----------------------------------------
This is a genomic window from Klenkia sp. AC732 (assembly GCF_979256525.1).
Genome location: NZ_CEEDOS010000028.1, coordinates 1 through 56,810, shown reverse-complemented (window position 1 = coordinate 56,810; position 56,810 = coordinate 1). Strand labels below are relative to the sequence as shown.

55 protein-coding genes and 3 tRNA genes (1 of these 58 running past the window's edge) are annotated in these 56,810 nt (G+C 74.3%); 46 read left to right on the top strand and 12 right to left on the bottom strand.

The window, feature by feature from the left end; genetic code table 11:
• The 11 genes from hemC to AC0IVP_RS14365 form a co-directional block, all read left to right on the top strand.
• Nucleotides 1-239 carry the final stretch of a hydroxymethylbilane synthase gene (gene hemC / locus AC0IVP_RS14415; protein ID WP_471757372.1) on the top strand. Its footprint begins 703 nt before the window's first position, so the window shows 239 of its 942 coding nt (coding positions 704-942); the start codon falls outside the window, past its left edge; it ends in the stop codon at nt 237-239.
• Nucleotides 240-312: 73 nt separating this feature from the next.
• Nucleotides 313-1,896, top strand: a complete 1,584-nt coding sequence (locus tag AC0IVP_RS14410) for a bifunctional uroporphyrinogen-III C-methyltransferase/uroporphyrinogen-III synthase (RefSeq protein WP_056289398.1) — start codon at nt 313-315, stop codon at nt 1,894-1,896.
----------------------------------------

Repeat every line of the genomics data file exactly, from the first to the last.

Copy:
This is a genomic window from Klenkia sp. AC732 (assembly GCF_979256525.1).
Genome location: NZ_CEEDOS010000028.1, coordinates 1 through 56,810, shown reverse-complemented (window position 1 = coordinate 56,810; position 56,810 = coordinate 1). Strand labels below are relative to the sequence as shown.

55 protein-coding genes and 3 tRNA genes (1 of these 58 running past the window's edge) are annotated in these 56,810 nt (G+C 74.3%); 46 read left to right on the top strand and 12 right to left on the bottom strand.

The window, feature by feature from the left end; genetic code table 11:
• The 11 genes from hemC to AC0IVP_RS14365 form a co-directional block, all read left to right on the top strand.
• Nucleotides 1-239 carry the final stretch of a hydroxymethylbilane synthase gene (gene hemC / locus AC0IVP_RS14415; protein ID WP_471757372.1) on the top strand. Its footprint begins 703 nt before the window's first position, so the window shows 239 of its 942 coding nt (coding positions 704-942); the start codon falls outside the window, past its left edge; it ends in the stop codon at nt 237-239.
• Nucleotides 240-312: 73 nt separating this feature from the next.
• Nucleotides 313-1,896, top strand: a complete 1,584-nt coding sequence (locus tag AC0IVP_RS14410) for a bifunctional uroporphyrinogen-III C-methyltransferase/uroporphyrinogen-III synthase (RefSeq protein WP_056289398.1) — start codon at nt 313-315, stop codon at nt 1,894-1,896.